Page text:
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  • White Bird Appaloosa Horse Rescue

Victory for Victory- and some thoughts about stallions


Back in February, we posted regarding an 18yo stallion named Victory who was in need of a home. Today, we are pleased to report that Victory has indeed found his forever home This is due largely to the efforts of a caring friend (not his original owner), who provides us with a great example of how to do a few basic things very well. Our advice is as follows:

1. Be patient. Stallions can be hard to find good homes for. Note that we said “good” homes. Bad homes are a lot easier. Be in this for the long haul. Don’t get discouraged. Keep knocking on those doors.

2 Cast a wide net Talk to your friends, family, rescues, people in the breed clubs and industry and anyone else who might know someone who knows someone. Often reaching the right person is a matter of exposure, persistence and just blind, dumb luck.

Cherokee was a Friendly Stallion and is Now a Friendly Gelding Needing a Home

3. Consider gelding your boy. A nice stallion will make a nice gelding. A poorly handled stallion may be easier to train if he’s not busy checking out all the neighboring mares while you are trying to work with him If your guy is very senior, you may want to check his testosterone levels before doing this. He may not need to be gelded at all. Murphy in stallion mode, injured and preparing for combat Murphy as a gelding, relaxed, happy and ready for a new home.

4. If he is not well-behaved, straighten him out! We’d give the owner of any horse the same advice, but given the trepidation that many people have about stallions, this is especially important. If you care about him, invest some time in training him. If this is outside of your skill level, find someone who can. The idea is to make him attractive to a new home and he won’t be if he is badly behaved.

Murphy in Stallion Mode, Injured and Preparing for Combat

Stallions are not all the fire-breathing, nail spitting dragons that people often believe them to be. If they are well-socialized and handled, they may differ from geldings only in their interest in the girls and their behavior in herds. Many are routinely ridden and continue to be good equine citizens. When considering adopting a stallion or a recent gelding, you will want to consider the individual. Is he disrespectful of people? Does he challenge other horses, especially geldings? Does he respect fence or is he the neighborhood Romeo? He can be badly injured trying to cross barbed wire and your neighbors won’t appreciate his friendly visits. Most important: do you have mares that can be accidentally bred? If the answer to any of these is yes, you will make everyone’s lives easier by gelding him.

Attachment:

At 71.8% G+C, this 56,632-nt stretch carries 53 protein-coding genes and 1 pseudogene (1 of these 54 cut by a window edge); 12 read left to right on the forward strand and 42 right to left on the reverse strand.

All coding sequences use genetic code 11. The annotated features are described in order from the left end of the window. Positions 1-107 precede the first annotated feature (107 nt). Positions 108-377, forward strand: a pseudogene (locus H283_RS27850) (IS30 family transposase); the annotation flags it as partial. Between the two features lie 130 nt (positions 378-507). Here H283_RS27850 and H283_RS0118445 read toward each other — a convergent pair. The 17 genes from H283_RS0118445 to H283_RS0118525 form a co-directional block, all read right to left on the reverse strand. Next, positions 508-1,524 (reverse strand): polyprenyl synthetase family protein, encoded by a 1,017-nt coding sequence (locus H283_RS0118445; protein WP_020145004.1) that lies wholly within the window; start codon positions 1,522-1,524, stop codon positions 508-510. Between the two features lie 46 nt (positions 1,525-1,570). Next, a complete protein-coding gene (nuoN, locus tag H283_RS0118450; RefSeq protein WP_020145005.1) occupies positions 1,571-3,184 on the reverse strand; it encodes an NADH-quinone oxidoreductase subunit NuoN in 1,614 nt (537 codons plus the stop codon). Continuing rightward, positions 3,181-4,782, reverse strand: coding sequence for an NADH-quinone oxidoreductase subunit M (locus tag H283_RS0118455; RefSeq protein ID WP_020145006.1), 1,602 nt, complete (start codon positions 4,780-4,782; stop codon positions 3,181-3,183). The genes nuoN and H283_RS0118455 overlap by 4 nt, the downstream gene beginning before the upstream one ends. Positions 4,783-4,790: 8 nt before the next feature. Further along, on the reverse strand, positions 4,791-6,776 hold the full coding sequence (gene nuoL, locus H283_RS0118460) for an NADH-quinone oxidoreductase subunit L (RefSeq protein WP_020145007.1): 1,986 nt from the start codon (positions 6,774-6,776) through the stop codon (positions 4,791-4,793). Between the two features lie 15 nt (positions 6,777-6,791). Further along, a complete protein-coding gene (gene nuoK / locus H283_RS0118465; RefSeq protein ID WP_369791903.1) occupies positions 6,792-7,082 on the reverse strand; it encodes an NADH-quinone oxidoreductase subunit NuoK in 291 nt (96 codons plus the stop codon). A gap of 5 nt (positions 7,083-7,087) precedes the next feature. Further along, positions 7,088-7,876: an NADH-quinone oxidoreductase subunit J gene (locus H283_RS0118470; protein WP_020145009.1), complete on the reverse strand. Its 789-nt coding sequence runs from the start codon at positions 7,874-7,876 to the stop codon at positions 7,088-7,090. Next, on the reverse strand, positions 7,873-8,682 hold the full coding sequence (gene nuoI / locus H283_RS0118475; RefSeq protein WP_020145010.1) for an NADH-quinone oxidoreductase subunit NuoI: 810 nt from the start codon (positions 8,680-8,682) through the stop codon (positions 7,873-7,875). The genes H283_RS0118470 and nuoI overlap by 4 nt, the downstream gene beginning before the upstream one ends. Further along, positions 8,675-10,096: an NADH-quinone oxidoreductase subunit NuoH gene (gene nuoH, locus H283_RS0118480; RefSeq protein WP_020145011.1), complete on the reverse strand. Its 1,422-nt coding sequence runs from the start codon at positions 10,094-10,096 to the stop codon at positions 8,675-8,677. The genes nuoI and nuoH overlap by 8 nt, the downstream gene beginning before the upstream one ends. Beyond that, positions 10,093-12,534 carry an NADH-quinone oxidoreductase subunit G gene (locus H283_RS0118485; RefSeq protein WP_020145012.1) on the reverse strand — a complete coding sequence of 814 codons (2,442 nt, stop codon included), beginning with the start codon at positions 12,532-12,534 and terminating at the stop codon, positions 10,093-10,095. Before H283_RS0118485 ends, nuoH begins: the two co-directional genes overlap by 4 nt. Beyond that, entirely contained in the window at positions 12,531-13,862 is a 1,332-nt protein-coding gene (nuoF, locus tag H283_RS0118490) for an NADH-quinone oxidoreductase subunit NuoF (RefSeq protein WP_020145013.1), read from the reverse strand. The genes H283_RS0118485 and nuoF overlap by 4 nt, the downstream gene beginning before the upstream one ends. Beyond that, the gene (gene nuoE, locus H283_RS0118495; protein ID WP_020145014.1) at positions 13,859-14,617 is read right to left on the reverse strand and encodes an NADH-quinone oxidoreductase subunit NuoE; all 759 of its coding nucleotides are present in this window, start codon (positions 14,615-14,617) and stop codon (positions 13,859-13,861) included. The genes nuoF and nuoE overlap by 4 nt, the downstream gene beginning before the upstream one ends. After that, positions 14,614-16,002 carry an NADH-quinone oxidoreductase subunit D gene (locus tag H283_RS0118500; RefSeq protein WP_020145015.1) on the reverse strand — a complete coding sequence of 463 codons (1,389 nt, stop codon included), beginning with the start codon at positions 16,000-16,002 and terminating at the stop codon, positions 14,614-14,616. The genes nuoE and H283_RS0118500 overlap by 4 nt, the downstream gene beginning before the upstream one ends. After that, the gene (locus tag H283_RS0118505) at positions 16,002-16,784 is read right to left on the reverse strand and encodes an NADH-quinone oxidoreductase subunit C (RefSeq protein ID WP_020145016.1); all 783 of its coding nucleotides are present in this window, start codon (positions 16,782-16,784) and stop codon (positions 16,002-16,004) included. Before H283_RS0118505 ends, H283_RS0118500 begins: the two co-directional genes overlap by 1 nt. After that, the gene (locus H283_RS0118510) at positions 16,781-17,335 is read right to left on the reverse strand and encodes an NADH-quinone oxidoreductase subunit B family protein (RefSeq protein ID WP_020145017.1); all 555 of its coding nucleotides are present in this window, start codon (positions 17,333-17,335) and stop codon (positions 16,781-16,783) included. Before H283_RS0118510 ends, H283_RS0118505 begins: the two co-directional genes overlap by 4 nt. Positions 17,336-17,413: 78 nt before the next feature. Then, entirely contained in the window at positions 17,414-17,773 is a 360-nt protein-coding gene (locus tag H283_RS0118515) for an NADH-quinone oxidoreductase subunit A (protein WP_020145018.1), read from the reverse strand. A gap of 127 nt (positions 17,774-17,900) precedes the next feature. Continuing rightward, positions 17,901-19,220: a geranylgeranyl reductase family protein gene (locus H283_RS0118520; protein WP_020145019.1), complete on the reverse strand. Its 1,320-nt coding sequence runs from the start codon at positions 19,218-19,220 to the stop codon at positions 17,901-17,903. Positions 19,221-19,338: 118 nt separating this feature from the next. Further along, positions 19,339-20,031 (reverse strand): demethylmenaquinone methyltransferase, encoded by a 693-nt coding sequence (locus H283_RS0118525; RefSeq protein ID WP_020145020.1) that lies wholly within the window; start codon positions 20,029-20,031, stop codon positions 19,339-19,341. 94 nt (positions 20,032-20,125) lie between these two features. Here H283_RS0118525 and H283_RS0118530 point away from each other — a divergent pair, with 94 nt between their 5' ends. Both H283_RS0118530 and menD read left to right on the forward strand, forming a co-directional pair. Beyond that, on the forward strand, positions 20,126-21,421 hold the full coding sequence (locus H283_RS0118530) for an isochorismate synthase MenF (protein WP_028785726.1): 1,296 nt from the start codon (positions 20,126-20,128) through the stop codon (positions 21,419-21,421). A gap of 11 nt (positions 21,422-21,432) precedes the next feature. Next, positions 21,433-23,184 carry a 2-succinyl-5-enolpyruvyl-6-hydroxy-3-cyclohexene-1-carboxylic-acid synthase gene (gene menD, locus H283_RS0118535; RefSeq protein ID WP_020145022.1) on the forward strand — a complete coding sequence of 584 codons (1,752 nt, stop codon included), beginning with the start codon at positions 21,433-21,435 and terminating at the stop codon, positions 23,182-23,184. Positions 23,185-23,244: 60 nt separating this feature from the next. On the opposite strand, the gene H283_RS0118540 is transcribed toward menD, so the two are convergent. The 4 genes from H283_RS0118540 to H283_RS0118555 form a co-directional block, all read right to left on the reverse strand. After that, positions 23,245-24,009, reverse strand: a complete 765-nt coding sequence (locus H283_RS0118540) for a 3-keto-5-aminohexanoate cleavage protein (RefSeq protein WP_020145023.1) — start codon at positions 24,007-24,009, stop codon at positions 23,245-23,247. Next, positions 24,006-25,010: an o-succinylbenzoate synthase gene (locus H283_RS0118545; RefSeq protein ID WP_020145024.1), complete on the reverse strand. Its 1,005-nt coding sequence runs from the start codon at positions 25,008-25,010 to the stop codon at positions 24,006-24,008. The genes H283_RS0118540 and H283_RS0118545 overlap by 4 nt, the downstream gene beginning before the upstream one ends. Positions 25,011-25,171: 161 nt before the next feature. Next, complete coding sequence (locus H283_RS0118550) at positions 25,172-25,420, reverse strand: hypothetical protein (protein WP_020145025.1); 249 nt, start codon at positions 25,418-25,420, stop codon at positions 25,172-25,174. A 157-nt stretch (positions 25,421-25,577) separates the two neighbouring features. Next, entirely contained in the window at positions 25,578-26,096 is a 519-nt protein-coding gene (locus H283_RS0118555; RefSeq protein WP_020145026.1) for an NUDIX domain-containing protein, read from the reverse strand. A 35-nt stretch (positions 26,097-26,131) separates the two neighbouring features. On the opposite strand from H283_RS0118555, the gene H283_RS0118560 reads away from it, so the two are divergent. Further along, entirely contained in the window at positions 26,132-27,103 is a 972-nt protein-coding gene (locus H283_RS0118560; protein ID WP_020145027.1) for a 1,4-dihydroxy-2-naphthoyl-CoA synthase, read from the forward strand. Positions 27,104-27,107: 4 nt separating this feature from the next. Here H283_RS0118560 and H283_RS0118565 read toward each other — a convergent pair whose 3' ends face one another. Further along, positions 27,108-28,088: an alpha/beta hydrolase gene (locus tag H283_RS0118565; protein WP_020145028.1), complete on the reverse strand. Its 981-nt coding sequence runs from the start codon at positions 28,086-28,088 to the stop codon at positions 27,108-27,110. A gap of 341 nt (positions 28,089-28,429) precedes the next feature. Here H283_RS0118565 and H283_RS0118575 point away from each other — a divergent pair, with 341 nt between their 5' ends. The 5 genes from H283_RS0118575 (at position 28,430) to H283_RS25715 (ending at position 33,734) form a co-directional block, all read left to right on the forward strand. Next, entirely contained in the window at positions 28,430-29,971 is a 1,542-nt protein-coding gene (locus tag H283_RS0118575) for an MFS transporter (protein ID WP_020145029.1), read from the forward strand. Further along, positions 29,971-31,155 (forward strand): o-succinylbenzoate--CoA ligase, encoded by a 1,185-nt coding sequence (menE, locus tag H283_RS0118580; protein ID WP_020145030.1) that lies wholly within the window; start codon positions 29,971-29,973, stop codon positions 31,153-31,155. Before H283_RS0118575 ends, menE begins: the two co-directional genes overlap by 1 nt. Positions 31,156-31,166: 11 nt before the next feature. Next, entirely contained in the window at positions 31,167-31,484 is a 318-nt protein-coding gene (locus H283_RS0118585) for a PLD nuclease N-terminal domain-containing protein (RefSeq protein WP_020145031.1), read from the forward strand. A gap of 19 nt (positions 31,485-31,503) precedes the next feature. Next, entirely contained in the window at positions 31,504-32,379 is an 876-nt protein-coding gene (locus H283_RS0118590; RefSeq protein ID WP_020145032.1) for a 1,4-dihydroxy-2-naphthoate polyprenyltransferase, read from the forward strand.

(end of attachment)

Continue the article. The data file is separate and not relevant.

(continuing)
Murphy as a Gelding, Relaxed, Happy and Ready for a New Home.

Most rescues will not adopt out intact boys. This is because there are already too many homeless horses out there and frankly, we don’t really want to see some of these genes perpetuated, no matter how well the horses are pedigreed. The fact that these guys have all their parts does not entitle them to progeny. But we often advertise intact horses for owners who can no longer keep them. And we are acutely aware of the fact that finding homes for stallions is difficult, due to some of the misconceptions that are out there. So we’d like to respectfully suggest that, before you turn away a horse needing a home simply because he is a stallion, take a second look at the individual. Many of these horses are good boys and solid citizens. If so they will be good boys and solid citizens as geldings for about what it costs for a month’s expenses. Some seniors may not require gelding at all. Let’s give ’em a chance.

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